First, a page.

Zinoman’s “Shock Value” and the New Horror of the ’70s
In his new book, Shock Value: How a Few Eccentric Outsiders Gave Us Nightmares, Conquered Hollywood, and Invented Modern Horror, author Jason Zinoman does a stellar job of presenting the story of the ’70s horror directors who took the horror genre from its supernatural underpinings and clean, “good triumphs over evil” endings into the realm of modern-day psychological terror and equivocating conclusions.
Throughout Shock Value, Zinoman continually makes the point that this is the transition from Old Horror to New Horror. The repeated contrasting of the ’70s directors and their earlier counterparts – De Palma and Hitchcock, most notably – allows Zinoman to ably demonstrate just what kind of innovation was at hand. I feel he missed some chances to connect the past when mentioning the marketing of Wes Craven’s Last House On the Left using “It’s only a movie…” with the various tactics utilized by William Castle, whose acquisition of Rosemary’s Baby gets the book rolling.
The author effectively uses snapshot biographies, which allow the reader to get a glimpse of the director as a youth and in their early career, without delving too much into pointless back story. Only the pertinent details are communicated. Also, rather simply focus on the major players (who, for the record, are Wes Craven, John Carpenter, Brian De Palma, Dan O’Bannon, William Friedkin, Tobe Hooper, and Roman Polanski), Zinoman ties in quite a few players one might not expect.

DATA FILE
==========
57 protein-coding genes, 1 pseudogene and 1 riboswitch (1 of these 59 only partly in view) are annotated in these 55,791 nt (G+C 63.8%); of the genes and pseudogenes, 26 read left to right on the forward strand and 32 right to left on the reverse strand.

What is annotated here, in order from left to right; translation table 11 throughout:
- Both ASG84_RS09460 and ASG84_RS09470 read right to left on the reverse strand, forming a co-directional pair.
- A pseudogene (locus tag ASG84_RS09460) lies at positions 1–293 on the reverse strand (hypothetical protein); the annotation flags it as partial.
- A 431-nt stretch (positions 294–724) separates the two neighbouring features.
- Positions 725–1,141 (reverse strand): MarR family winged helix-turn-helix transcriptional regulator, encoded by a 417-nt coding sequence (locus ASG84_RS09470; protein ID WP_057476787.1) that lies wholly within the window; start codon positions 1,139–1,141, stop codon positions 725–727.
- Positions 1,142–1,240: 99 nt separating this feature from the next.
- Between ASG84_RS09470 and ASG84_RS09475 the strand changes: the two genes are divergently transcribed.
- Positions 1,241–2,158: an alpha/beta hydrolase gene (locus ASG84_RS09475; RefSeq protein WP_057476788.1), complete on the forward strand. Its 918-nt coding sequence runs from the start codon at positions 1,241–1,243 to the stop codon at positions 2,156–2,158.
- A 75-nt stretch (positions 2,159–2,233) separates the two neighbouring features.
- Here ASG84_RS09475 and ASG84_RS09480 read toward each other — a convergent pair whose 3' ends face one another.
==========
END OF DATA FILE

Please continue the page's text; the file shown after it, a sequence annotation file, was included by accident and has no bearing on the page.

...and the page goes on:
Steven Spielberg and Jaws – and, although to a lesser extent, Duel – factor in, as do low-budget b-movie mavens George Romero, Roger Corman and Herschel Gordon Lewis. It’s astounding how the stories interweave with one another, with something like Romero’s Night of the Living Dead influencing many of the directors who came after, and thus becoming a major part of the story. Zinoman does a stellar job in keeping every story crisp and clean, despite the many different narrative threads.
At no point was I lost, nor was I confused, and the cast of characters is large, and the number of movies covered expansive. Even if you’re not a horror fan, you’ll still be able to follow along with little-to-no effort. As it was, I started Shock Value on a Sunday morning and had it finished by bedtime. It’s a page-turner of the highest order, and an invaluable addition to the library of horror aficionados, film buffs, and pop culture devotees alike.
Jason Zinoman will be on the NPR program Fresh Air next Tuesday, July 5, where he’s interviewed by host Terry Gross regarding the book. You can use this handy-dandy widget to find out when it airs in your neck of the woods. If you miss it, you’ll be able to listen to it online later this evening.